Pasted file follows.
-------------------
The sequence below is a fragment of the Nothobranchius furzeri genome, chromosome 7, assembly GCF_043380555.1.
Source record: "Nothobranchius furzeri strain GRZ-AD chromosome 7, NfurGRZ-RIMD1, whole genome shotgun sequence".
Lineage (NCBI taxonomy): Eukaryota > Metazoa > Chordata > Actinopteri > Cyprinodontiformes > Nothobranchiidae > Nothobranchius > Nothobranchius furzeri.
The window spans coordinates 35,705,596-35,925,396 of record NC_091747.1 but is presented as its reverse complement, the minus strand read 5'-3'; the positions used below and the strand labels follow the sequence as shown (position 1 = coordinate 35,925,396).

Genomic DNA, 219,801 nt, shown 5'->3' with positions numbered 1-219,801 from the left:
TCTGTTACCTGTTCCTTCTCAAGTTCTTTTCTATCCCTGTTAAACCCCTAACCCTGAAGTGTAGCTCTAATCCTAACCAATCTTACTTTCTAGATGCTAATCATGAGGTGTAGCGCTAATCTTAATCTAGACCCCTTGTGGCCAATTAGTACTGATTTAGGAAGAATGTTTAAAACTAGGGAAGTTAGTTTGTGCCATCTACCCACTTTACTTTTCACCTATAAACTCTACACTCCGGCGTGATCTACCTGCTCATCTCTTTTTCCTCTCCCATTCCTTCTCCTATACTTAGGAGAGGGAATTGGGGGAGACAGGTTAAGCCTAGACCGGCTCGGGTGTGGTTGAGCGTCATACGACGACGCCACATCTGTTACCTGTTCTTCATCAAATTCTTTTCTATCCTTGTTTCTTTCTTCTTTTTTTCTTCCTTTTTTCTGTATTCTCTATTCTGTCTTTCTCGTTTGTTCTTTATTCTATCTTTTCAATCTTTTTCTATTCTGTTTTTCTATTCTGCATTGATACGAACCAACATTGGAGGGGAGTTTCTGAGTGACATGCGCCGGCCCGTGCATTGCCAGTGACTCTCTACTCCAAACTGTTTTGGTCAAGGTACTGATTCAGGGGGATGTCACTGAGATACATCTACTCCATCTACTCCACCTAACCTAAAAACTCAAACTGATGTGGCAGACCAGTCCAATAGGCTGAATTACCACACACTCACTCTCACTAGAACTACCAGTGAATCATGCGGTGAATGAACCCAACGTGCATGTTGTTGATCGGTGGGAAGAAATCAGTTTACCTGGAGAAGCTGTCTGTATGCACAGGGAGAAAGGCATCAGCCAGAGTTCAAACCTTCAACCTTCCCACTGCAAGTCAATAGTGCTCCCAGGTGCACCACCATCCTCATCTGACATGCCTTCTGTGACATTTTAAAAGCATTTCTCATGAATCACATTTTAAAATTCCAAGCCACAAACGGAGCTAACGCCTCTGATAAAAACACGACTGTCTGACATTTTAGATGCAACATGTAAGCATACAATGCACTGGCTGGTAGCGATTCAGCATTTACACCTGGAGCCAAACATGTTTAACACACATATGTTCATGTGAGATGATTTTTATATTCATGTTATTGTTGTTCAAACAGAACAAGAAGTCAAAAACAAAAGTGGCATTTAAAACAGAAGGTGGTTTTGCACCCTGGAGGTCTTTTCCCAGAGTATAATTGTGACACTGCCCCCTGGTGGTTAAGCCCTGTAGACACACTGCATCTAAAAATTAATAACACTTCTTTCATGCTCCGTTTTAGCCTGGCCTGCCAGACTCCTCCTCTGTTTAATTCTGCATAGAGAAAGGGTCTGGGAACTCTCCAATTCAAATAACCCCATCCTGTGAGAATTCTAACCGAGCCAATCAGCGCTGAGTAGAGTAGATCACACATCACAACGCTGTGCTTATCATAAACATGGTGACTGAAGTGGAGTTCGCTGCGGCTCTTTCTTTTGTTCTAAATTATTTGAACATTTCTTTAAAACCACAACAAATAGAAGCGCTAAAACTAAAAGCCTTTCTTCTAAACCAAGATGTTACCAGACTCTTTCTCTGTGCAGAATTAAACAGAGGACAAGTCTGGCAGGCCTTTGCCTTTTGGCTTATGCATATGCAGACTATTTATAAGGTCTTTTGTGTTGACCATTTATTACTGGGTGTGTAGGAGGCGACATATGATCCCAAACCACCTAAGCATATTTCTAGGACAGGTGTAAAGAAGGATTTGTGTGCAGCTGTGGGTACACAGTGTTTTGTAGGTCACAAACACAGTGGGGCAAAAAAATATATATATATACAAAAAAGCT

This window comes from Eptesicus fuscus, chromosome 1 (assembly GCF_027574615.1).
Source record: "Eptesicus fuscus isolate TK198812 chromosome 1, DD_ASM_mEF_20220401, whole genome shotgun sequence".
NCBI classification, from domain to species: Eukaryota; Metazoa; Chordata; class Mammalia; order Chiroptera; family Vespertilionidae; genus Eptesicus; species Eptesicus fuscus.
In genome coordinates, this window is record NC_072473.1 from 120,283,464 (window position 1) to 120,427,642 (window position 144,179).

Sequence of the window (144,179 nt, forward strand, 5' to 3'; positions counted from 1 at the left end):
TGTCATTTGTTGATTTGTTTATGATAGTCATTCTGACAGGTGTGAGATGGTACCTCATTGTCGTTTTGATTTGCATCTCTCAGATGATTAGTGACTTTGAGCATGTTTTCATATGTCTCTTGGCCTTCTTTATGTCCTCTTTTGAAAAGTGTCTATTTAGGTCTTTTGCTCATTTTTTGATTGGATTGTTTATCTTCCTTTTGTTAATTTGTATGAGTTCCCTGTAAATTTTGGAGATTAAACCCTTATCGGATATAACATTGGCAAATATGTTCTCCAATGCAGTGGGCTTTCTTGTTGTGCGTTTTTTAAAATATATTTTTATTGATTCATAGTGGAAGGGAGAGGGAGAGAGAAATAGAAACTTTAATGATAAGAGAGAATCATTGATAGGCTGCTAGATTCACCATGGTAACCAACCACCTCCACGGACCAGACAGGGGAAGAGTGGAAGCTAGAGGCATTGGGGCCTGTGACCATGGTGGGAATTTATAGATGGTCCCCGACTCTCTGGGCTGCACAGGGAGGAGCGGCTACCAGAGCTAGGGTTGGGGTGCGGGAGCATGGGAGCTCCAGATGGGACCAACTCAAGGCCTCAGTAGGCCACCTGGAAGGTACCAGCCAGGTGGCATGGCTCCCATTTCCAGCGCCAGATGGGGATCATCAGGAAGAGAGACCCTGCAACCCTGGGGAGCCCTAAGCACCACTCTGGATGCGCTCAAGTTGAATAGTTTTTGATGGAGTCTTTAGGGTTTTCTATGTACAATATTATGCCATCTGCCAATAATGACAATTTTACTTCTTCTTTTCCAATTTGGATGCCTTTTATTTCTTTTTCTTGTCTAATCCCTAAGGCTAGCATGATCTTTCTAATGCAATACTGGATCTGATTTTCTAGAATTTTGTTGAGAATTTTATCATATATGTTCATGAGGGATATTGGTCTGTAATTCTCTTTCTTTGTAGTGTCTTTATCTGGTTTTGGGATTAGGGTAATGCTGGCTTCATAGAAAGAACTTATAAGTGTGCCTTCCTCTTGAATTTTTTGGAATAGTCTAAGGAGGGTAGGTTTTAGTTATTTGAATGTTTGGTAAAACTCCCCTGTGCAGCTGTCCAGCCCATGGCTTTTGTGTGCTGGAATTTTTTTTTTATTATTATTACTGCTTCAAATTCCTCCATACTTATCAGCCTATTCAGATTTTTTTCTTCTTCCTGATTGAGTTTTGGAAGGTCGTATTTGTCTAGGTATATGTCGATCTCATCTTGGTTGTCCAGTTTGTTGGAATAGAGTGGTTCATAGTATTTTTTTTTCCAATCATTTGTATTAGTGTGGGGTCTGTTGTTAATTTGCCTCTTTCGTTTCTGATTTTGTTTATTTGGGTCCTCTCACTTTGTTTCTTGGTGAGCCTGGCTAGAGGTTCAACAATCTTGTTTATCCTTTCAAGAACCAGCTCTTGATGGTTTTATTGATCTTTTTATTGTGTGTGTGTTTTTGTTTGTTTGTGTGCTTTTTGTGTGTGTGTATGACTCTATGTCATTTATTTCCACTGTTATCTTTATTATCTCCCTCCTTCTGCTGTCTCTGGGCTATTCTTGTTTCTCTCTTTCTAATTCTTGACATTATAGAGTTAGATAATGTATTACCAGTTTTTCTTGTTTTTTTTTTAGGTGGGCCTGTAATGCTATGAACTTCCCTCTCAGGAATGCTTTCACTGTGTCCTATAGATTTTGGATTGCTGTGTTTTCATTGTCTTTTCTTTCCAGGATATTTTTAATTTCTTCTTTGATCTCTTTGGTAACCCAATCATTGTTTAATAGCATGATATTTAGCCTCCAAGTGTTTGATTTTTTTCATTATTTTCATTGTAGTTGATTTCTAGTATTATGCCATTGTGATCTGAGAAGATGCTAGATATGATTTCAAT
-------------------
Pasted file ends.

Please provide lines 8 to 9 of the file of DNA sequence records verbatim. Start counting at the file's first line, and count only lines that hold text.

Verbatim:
Source record: "Eptesicus fuscus isolate TK198812 chromosome 1, DD_ASM_mEF_20220401, whole genome shotgun sequence".
NCBI classification, from domain to species: Eukaryota; Metazoa; Chordata; class Mammalia; order Chiroptera; family Vespertilionidae; genus Eptesicus; species Eptesicus fuscus.